It can be hard to find appropriate and accessible activities for your visually impaired child in the summer. Here are 36 ideas to help you start planning your summer break!
Jennie writes about how she taught her son, Max, to sign. Max is totally blind and does have a few verbal words, but using signs to augment his early communication has really improved his language skills.
Heidi interviews her son’s mainstream preschool teacher and asks her how she prepared to introduce a blind student to her classroom.
Learning to listen carefully and distinguish between different sounds is an important skill for any child, but espeically for children with visual impairments. Lesley Potgieter explains how to assess your child’s listening ability and how to help them improve this skill.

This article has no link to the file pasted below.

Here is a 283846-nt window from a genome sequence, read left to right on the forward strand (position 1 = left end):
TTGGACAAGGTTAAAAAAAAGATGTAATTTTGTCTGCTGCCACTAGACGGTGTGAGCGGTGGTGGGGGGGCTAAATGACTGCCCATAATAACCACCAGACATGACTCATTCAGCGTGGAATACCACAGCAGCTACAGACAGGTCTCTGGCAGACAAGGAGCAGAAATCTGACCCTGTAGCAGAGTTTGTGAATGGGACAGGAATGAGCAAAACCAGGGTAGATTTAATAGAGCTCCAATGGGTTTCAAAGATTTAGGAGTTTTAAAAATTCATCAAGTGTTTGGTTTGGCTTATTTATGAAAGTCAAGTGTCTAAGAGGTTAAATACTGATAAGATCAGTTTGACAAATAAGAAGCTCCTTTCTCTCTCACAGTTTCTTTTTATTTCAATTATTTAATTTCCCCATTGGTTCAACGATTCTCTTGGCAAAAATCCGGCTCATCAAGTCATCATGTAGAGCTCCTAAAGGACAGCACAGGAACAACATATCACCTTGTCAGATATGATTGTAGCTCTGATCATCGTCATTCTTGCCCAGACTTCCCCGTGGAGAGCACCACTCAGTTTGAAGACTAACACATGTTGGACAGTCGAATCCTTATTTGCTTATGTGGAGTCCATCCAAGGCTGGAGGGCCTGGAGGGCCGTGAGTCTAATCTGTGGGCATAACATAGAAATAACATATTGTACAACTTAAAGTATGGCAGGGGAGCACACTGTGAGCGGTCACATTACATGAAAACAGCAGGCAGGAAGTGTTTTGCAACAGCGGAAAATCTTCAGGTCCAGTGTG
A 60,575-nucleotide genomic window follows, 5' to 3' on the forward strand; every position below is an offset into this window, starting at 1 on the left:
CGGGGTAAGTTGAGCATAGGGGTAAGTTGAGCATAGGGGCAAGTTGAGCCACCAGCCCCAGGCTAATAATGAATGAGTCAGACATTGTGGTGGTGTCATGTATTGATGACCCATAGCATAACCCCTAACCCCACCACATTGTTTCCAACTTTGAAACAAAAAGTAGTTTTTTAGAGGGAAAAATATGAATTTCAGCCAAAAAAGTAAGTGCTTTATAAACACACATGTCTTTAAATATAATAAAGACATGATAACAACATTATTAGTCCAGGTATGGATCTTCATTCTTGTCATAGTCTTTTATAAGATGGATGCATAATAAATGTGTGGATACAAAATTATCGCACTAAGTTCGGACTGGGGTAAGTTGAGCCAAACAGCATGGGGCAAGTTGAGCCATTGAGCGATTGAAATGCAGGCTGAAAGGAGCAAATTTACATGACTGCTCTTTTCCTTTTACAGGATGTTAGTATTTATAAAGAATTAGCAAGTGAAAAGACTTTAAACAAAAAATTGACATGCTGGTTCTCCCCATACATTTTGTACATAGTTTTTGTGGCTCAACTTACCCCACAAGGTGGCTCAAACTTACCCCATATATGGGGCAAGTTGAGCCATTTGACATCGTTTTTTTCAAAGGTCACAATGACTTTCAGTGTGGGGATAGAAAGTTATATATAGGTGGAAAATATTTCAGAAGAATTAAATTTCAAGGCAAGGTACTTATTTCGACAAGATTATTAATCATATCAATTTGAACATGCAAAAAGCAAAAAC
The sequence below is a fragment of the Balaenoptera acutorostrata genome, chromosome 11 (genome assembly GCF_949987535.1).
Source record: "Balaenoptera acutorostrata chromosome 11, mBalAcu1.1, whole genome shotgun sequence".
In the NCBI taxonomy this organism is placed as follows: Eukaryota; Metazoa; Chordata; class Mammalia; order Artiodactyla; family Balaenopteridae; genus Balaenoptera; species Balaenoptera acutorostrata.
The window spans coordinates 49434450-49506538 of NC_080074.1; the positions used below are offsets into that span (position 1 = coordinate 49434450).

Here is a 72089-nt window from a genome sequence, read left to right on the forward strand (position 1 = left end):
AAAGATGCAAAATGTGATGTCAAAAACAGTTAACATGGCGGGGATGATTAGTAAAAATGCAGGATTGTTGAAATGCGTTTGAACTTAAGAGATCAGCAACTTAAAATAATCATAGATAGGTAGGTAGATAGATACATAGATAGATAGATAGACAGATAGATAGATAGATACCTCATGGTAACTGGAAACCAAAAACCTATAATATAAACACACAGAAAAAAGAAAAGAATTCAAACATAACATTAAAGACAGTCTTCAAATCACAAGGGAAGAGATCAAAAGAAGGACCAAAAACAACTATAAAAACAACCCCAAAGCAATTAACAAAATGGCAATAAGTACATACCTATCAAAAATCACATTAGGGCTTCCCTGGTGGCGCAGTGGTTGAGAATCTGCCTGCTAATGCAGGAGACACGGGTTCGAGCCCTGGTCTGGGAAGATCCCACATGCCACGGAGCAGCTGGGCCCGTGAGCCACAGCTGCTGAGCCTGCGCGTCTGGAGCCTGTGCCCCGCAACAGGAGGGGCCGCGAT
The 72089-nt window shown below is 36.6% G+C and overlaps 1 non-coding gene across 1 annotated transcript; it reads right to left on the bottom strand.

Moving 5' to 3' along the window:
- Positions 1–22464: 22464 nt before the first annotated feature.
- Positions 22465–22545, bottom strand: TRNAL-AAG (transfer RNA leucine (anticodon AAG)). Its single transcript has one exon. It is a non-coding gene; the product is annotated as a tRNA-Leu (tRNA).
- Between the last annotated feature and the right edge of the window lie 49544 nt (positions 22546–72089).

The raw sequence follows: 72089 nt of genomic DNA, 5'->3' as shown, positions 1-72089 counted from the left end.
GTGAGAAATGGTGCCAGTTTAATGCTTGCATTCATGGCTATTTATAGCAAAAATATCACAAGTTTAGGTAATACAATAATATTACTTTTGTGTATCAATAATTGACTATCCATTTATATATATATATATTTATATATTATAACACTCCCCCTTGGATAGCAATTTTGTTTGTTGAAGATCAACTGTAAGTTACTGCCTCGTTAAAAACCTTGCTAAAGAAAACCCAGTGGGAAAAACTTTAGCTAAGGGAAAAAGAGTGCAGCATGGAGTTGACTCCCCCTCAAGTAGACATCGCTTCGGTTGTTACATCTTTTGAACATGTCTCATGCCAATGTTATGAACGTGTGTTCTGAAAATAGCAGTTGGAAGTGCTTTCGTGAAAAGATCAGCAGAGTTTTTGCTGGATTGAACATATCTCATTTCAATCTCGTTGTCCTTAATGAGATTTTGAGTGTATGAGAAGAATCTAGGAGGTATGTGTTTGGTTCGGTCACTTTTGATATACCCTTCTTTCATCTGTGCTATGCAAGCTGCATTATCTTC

As the mother of a special needs child I need friends and support. Where is the best place for me to find a support network? Surprise! That’s what social media is for.
Just because iPads are cheaper than other pieces of assistive equipment doesn’t necessarily make them affordable! Here are five tips on how to get grants and funding for a free iPad.
This series of Advisory Boards hosted by Spark Therapeutics will be with members of the community living with an RPE65 genetic mutation.
If your child has a sensory impairment like blindness should you still search out sensory play activities? Absolutely! Learn how to make sensory play accessible and host a sensory play party!
For children who are non-verbal or have low motor coordination, switches can be a great way to augment their play. If you’re just getting started with a switch you may be looking for some ideas on how to use this device with your child. Here are some things we’ve tried with our switches.